The Commission on Presidential Debates announced the presidential and vice presidential debate formats for this fall's election season which includes both traditional moderator formats and a town hall of undecided citizens.
There will be three presidential debates and one vice-presidential debate beginning in October. All debates will take place between 9:00-10:30 p.m. ET.
Unlike some of the Republican primary debates earlier this year there will be no opening statements. The candidates will be given time for a two minute closing statement in all of the debates.
Domestic policy will be the focus of the first presidential debate which is scheduled for October 3 at the University of Denver. It will be divided into six time segments of about 15 minutes per topic, which will be chosen by the moderator and announced several weeks before the debate. Following the moderator's opening question, the candidates will have two minutes to respond. The moderator will use the remaining time in each segment for a discussion of the topic, according to the commission.
Foreign and domestic policy topics will be covered by the only vice presidential debate. It is scheduled for October 11 at Centre College in Danville, Kentucky. The debate will be divided into nine segments of about 10 minutes each followed by the same question-answer format as the presidential debate.
Undecided voters, chosen by the Gallup Organization, will ask the candidates questions regarding foreign and domestic policy during the second debate. In the style of a town meeting, this event will be on October 16 at Hofstra University in Hempstead, New York. The candidates will have two minutes to respond to each of the citizen's questions with an additional minute for the moderator to direct the discussion.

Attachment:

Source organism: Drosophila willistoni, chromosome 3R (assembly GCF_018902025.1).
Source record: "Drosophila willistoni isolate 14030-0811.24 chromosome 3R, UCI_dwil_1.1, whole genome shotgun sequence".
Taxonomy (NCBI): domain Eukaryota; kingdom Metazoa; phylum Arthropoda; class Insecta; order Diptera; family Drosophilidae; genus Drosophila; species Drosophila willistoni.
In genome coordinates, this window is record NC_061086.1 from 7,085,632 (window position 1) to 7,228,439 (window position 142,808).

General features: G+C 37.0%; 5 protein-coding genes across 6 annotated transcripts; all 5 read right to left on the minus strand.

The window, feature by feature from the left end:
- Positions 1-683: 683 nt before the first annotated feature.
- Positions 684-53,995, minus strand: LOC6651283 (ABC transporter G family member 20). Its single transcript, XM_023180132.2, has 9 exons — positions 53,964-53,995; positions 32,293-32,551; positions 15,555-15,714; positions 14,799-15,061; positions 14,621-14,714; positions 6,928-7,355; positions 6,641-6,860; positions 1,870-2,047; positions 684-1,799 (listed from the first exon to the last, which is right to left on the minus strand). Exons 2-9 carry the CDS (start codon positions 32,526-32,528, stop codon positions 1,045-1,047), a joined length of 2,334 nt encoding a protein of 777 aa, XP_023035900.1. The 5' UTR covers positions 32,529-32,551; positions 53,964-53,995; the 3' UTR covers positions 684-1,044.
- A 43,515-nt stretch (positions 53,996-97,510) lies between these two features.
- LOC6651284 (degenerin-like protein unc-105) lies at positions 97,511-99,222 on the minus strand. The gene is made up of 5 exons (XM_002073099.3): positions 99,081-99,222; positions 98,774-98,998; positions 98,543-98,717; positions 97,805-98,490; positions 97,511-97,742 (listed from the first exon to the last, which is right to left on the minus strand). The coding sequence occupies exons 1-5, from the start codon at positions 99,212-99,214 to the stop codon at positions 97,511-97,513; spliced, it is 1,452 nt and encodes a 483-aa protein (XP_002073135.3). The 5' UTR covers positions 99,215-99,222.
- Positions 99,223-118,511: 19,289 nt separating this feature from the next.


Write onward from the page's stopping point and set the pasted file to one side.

The final presidential debate's focus will be foreign policy and will take place on October 22 at Lynn University in Boca Raton, Florida. It will have the same format as the first presidential debate.
In all debates, except the second presidential town meeting with undecided voters, the CPD recommends that the candidate be seated at a table with the moderator.
Moderators will be announced in August.
In a program to be announced later this month, the CPD said it will undertake a voter engagement program using the internet to educate voters and encourage citizens to become familiar with issues and share input with the moderators before the debate.
Commission co-chairman Frank J. Fahrenkopf Jr. and Michale D. McCurry said the debate formats are a result of an extensive study by the CPD board of directors.